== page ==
Despite the Delaware River Basin’s estimated $10 billion annual economic impact on the U.S. Mid-Atlantic region, Delaware River restoration efforts receive limited federal resources compared to similar watersheds across the country. The Delaware River Basin contains 13,539 square miles in the states of Delaware, New Jersey, New York, and Pennsylvania. These four states have entered into a compact establishing the Delaware River Basin Commission (DRBC), which includes the Governors of each of the four states and a federal representative nominated by the President. The Compact's signing in 1961, marked the first time since the nation's birth that the federal government and a group of states joined together as equal partners in a river basin planning, development, and regulatory agency. The DRBC is funded by the signatory parties, project review fees, water use charges, and fines, as well as federal, state, and private grants.
The Delaware River Basin (DRB) has tremendous biological and economic significance to the region. Mammals including bobcat, beaver, bear and fox roam through the watershed. The basin is also home to more than 200 species of birds that spend part of their life cycle in the basin. The watershed allow sturgeon, eel and other species to migrate through the river and the shores of the Delaware River Estuary provide spawning grounds for horseshoe crabs.
The DRB’s $10 billion economic impact in the region includes recreation, water quality, forests, hunting and fishing, agriculture, and parks the basin provides to the Mid-Atlantic region, according to a 2011 study by the University of Delaware. The Delaware Estuary indirectly supports more than 500,000 jobs earning more than $1 billion in annual wages. Although it occupies just 0.2 percent of the continental United States, the Delaware Estuary supplies drinking water to 2 percent of the nation’s population. This includes more than 8 million residents inside the basin, including those living in two of the nation's largest cities: New York and Philadelphia. It also provides drinking water for an additional 8 million people who live outside the basin, all for a total value of $1.3 billion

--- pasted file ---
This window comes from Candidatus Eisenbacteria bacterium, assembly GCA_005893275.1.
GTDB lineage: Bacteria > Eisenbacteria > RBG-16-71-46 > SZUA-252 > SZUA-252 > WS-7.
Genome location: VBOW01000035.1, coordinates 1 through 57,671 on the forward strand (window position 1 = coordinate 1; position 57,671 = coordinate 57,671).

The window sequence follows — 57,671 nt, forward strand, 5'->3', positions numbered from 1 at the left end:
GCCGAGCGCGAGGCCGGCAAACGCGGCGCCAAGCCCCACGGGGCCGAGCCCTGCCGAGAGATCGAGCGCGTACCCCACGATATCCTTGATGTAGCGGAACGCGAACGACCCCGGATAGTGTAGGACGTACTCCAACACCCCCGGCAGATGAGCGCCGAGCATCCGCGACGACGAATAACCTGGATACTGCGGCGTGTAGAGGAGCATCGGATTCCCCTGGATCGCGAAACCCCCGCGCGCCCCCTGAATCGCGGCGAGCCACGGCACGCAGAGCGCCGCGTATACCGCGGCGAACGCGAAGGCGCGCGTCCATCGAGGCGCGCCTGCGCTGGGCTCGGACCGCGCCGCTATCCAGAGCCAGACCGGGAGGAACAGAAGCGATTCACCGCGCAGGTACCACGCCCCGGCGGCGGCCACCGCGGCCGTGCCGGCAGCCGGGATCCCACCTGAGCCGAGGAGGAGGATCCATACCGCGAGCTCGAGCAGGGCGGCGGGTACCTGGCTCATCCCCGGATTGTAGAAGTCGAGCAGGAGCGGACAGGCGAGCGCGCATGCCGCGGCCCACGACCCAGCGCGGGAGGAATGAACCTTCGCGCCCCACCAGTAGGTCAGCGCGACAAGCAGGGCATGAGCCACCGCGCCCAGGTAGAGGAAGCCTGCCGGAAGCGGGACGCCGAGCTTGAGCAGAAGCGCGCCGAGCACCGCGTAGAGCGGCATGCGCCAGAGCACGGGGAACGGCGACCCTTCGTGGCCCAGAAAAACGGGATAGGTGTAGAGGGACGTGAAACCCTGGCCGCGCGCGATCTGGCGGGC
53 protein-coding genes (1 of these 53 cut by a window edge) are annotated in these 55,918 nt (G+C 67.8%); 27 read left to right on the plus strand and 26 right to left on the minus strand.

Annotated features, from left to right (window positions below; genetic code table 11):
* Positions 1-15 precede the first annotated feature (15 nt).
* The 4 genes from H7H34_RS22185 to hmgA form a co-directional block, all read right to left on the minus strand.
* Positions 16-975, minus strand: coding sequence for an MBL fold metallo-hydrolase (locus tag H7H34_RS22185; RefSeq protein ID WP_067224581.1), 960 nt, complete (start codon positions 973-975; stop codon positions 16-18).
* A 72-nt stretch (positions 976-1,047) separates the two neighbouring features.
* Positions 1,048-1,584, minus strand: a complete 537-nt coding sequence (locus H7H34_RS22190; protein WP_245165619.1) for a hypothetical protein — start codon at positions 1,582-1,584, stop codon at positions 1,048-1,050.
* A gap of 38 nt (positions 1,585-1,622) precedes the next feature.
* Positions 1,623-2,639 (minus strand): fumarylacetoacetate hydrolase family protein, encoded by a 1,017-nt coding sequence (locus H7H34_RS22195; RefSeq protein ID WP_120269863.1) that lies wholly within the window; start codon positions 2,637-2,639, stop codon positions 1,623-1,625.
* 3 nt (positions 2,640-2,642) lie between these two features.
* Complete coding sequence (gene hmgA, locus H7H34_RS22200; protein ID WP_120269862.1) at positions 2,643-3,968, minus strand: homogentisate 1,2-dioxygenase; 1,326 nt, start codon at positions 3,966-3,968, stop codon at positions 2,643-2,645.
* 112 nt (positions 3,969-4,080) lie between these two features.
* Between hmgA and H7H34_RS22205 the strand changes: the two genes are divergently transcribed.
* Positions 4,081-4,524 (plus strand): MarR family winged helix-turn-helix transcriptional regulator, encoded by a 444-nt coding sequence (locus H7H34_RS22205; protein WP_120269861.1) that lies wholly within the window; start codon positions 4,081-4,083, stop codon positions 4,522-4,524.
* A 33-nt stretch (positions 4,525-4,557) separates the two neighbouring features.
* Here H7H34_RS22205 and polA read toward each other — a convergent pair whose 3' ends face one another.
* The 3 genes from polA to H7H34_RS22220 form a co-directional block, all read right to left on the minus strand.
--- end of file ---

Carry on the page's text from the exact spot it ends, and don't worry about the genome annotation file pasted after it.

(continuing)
Despite the DRB’s many environmental and economic benefits, the basin faces a variety of serious and growing threats. Runoff and sedimentation from agricultural, industrial, and residential sources threaten the existence of many native species and their natural communities. Rising sea levels caused by climate change are creating concern that salt water may move up the watershed and contaminate the water supply to Philadelphia. Human consumption also poses a threat to the ecosystem of the DRB, as approximately 50 percent of the watershed’s headwater is diverted to New York City’s municipal water supply system. This change in the river’s natural flow interferes with the survival of freshwater animals like mussels, crayfish, and amphibians, which play a crucial role in the health of the entire river system
Lack of federal and state money has hampered restoration efforts in the Delaware River Basin. Federal funding to the basin was stopped in FY 1997 as part of a House-led effort to cut spending and balance the federal budget. Without federal funding the DRBC is limited in its ability to protect, restore, and maintain the basin’s water supplies. Additionally, three out of the four states in the DRBC are paying less than their agreed share in FY 2015. While Delaware is meeting its funding obligations, Pennsylvania, New York, and New Jersey have decreased their contributions to the DRBC. More than half of the DRBC is supported by other sources including water charges, grants, and project-review fees. Although the DRBC has adjusted to lower funding levels, the lack of sufficient support hinders its ability to properly manage water quality, supply, and conservation. This new status quo could have significant negative consequences for the ecosystem, wildlife and water in the Delaware River Basin.
On April 14, 2015, a bill to fund restoration and protection efforts for the Delaware River Basin was introduced in the House. H.R. 1772 has bi-partisan support (10 Republicans and 7 Democrats) and is sponsored by Representative John Carney (D-DE). The bills 17 cosponsors all represent districts that are in the basin. Through competitive grants to incentivize public-private partnerships and improved coordination among stakeholders, H.R. 1772 would provide much needed funding to improve habitats, protect water quality, and mitigate flood damage. The bill is currently in the House Subcommittee on Water, Power and Oceans, and will likely not receive attention until other pressing issues are resolved by Congress this fall.
For more information regarding this article contact Michael May at Michael.May@warwickconsultants.net